Pixar does it again with its first foray into a female protagonist driven film with "Brave." While the story of a fiercely independent gal from Scotland proves to be a surprisingly simple one and at times wholly predictable, it is also one of Pixar’s funniest and most beautiful efforts to date.
Merida (Kelly Macdonald) is a young lass with a natural curiosity for all things adventurous. When her father gives her a bow and arrow for her birthday, she is beside herself. Her mother Elinor (Emma Thompson) however, is not so thrilled. You see, Merida is to be primed and primped for her inevitable arranged marriage when she comes of age - something Merida isn’t aware she is being set up for.
Having spent years being coached, prodded, and coddled into a "young lady," Merida’s favorite days are when she can jump on her trusty steed and go off into the forest to shoot targets and scale cliffs where she drinks from waterfalls. So it is a shock when mom tells her that three Kings from around the country will be bringing their sons as suitors for her hand.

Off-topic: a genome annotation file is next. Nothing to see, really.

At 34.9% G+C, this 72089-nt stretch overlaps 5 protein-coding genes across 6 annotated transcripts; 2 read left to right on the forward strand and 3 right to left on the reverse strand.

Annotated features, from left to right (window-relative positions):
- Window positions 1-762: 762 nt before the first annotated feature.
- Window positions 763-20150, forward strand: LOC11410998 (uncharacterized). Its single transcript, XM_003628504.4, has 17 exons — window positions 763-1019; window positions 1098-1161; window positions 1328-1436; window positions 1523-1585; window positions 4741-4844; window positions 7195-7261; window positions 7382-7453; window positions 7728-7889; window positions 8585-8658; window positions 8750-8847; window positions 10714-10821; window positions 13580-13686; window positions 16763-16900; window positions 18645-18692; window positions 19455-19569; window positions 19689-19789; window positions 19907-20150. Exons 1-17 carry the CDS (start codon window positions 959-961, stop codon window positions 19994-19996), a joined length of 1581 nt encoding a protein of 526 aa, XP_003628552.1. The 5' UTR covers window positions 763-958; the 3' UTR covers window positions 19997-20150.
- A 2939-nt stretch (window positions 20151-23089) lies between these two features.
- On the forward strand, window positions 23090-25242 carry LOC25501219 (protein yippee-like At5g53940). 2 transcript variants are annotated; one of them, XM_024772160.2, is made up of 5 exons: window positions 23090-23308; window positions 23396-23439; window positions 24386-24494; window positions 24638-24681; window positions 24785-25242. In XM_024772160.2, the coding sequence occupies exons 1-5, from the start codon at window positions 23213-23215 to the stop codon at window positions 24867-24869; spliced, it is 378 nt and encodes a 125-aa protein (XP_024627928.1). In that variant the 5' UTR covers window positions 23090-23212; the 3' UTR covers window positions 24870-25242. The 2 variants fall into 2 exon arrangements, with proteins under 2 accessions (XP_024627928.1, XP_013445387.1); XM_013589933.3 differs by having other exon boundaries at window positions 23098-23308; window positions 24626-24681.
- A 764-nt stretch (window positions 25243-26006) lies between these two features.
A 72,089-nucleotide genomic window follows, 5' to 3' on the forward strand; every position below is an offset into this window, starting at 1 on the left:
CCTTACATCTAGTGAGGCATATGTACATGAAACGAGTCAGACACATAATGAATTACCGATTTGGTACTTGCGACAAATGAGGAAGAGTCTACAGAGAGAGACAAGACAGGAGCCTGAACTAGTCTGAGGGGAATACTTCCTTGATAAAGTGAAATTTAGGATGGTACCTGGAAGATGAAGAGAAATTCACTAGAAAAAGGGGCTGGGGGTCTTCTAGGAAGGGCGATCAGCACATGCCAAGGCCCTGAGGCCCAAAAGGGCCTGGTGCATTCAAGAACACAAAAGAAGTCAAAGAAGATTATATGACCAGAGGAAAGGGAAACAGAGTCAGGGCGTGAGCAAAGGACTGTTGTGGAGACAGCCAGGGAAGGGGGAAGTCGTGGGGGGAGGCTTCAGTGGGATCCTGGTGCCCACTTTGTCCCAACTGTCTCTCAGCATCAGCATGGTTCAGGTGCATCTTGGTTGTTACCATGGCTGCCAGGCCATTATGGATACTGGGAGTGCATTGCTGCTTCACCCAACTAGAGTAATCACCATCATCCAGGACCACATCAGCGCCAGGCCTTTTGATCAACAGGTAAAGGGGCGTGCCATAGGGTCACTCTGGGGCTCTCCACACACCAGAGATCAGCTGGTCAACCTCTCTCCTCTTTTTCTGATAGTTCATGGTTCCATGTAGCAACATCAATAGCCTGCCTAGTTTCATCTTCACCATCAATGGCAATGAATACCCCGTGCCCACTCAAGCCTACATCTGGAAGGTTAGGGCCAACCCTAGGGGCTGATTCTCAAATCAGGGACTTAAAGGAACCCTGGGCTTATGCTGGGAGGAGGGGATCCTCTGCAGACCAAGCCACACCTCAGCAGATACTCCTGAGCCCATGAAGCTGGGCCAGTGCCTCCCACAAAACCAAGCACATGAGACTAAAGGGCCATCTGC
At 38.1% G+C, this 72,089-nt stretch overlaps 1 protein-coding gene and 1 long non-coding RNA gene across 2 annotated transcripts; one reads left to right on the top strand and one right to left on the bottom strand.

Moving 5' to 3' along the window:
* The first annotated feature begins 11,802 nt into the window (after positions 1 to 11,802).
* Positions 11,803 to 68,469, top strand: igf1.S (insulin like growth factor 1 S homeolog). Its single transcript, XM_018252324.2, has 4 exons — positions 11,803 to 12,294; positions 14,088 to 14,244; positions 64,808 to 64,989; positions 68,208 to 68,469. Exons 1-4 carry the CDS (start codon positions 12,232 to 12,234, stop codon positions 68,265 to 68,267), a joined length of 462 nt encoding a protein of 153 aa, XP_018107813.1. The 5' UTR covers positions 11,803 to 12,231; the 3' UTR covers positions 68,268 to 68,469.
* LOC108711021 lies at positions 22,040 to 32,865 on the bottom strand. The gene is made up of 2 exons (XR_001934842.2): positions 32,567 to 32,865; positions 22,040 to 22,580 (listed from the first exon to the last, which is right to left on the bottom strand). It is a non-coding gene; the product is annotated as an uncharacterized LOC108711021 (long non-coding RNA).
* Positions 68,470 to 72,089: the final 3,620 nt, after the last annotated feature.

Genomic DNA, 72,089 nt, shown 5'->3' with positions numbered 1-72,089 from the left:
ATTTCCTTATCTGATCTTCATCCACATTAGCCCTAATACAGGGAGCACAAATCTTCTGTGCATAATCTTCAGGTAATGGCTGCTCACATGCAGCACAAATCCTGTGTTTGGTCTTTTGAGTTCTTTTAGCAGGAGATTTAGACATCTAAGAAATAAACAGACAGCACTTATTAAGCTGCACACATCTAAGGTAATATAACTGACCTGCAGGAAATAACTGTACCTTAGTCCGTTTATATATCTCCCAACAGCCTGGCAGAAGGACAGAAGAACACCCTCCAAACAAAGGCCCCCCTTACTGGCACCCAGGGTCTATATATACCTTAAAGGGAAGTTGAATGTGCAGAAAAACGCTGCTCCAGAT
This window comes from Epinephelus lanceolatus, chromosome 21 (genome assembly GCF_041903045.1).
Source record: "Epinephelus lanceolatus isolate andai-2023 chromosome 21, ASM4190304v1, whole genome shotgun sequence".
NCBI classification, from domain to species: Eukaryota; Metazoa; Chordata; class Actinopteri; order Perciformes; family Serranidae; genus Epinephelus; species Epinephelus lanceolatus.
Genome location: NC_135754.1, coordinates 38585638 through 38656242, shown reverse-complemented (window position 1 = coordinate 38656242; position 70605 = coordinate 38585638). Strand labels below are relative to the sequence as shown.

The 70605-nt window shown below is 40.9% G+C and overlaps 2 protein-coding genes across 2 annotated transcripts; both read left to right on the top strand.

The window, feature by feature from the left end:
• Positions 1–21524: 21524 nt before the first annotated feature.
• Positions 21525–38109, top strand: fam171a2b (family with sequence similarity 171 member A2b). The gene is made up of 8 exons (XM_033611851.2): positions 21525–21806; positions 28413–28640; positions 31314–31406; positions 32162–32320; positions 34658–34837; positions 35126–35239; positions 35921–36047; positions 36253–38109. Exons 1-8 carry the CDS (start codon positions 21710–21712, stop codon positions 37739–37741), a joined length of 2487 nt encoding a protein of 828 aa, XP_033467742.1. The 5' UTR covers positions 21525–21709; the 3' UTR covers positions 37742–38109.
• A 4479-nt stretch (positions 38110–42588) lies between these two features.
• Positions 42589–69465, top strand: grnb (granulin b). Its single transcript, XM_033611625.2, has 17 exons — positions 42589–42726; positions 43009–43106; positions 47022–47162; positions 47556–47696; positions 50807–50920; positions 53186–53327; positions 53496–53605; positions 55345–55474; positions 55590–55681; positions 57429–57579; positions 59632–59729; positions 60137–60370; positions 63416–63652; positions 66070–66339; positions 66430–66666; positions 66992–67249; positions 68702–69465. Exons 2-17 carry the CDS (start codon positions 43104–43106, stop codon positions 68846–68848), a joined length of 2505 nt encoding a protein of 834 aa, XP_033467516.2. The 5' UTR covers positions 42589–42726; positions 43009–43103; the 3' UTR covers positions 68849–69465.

Once the rag-tag group arrives with comic-antics in tow, Merida makes the boys participate in an archery challenge that will prove who is the most worthy of her hand. Cleverly, Merida positions herself as the fourth competitor "for my own hand" and easily wins the competition. Mother, of course, is furious and quicker than you can say "will o’ the wisps" Merida has fled the kingdom and gone deep into the forest. There, she is led by actual "wisps" and sent to a witch’s house where she begs her for a spell that will change her mother.
While some reviews might reveal what this spell creates, I won’t. Half the fun of the movie is where the plot goes at this point, none of which is revealed in the trailers. Let’s just say there’s a bit of thieving from "Brother Bear," but in this - the film embraces its heart and becomes hilariously funny in the process.
Even with a side-villain here in the form of a battered and scarred black bear, this film isn’t about good and evil. It’s about a mother and daughter trying to understand each other. It’s a relatable parent/child dynamic that is told in a refreshingly old-school fairy-tale way. As stated, "Brave" doesn’t reinvent the wheel here. But it takes the usual Pixar palette, enhances the colors to give it a rich, dark hue, showcases a lovely heroine for the modern age, and gets the humor just right.
As for the 3D tech, it’s impressive and enhances the beautifully rendered scenery and Merida’s impressive fiery locks of hair, but it’s not a "must."